Ontogeny of circulating lipid metabolism in pregnancy and early childhood - a longitudinal population study

Elife. 2022 Mar 2:11:e72779. doi: 10.7554/eLife.72779.


Background: There is mounting evidence that in utero and early life exposures may predispose an individual to metabolic disorders in later life; and dysregulation of lipid metabolism is critical in such outcomes. However, there is limited knowledge about lipid metabolism and factors causing lipid dysregulation in early life that could result in adverse health outcomes in later life. We studied the effect of antenatal factors such as gestational age, birth weight, and mode of birth on lipid metabolism at birth; changes in the circulating lipidome in the first 4 years of life and the effect of breastfeeding in the first year of life. From this study, we aim to generate a framework for deeper understanding into factors effecting lipid metabolism in early life, to provide early interventions for those at risk of developing metabolic disorders including cardiovascular diseases.

Methods: We performed comprehensive lipid profiling of 1074 mother-child dyads in the Barwon Infant Study (BIS), a population-based pre-birth cohort and measured 776 distinct lipid features across 39 lipid classes using ultra-high-performance liquid chromatography-tandem mass spectrometry (UHPLC-MS/MS). We measured lipids in 1032 maternal serum samples at 28 weeks' gestation, 893 cord serum samples at birth, 793, 735, and 511 plasma samples at 6, 12 months, and 4 years, respectively. Cord serum was enriched with long chain poly-unsaturated fatty acids (LC-PUFAs), and corresponding cholesteryl esters relative to the maternal serum. We performed regression analyses to investigate the associations of cord serum lipid species with antenatal factors: gestational age, birth weight, mode of birth and duration of labour.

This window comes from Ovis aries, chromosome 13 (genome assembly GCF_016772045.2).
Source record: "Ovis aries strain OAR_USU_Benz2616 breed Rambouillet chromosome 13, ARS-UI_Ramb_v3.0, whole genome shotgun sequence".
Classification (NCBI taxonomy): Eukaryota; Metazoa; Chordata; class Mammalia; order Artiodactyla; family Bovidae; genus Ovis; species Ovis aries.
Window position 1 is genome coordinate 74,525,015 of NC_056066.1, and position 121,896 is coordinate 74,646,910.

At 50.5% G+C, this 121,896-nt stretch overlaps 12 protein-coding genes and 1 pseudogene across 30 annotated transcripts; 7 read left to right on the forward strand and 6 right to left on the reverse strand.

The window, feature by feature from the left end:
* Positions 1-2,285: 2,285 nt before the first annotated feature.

Results: The lipidome differed between mother and newborn and changed markedly with increasing child's age. Alkenylphosphatidylethanolamine species containing LC-PUFAs increased with child's age, whereas the corresponding lysophospholipids and triglycerides decreased. Majority of the cord serum lipids were strongly associated with gestational age and birth weight, with most lipids showing opposing associations. Each mode of birth showed an independent association with cord serum lipids. Breastfeeding had a significant impact on the plasma lipidome in the first year of life, with up to 17-fold increases in a few species of alkyldiaclylglycerols at 6 months of age.

Conclusions: This study sheds light on lipid metabolism in infancy and early childhood and provide a framework to define the relationship between lipid metabolism and health outcomes in early childhood.

Funding: This work was supported by the A*STAR-NHMRC joint call funding (1711624031).

Keywords: early childhood; epidemiology; global health; human; infants; medicine; newborn.

Publication types

  • Research Support, Non-U.S. Gov't

MeSH terms

  • Birth Weight
  • Child, Preschool
  • Female
  • Humans
  • Infant
  • Infant, Newborn
  • Lipid Metabolism*
  • Lipidomics
  • Pregnancy
  • Tandem Mass Spectrometry*
  • Triglycerides


  • Triglycerides

Grants and funding

The funders had no role in study design, data collection and interpretation, or the decision to submit the work for publication.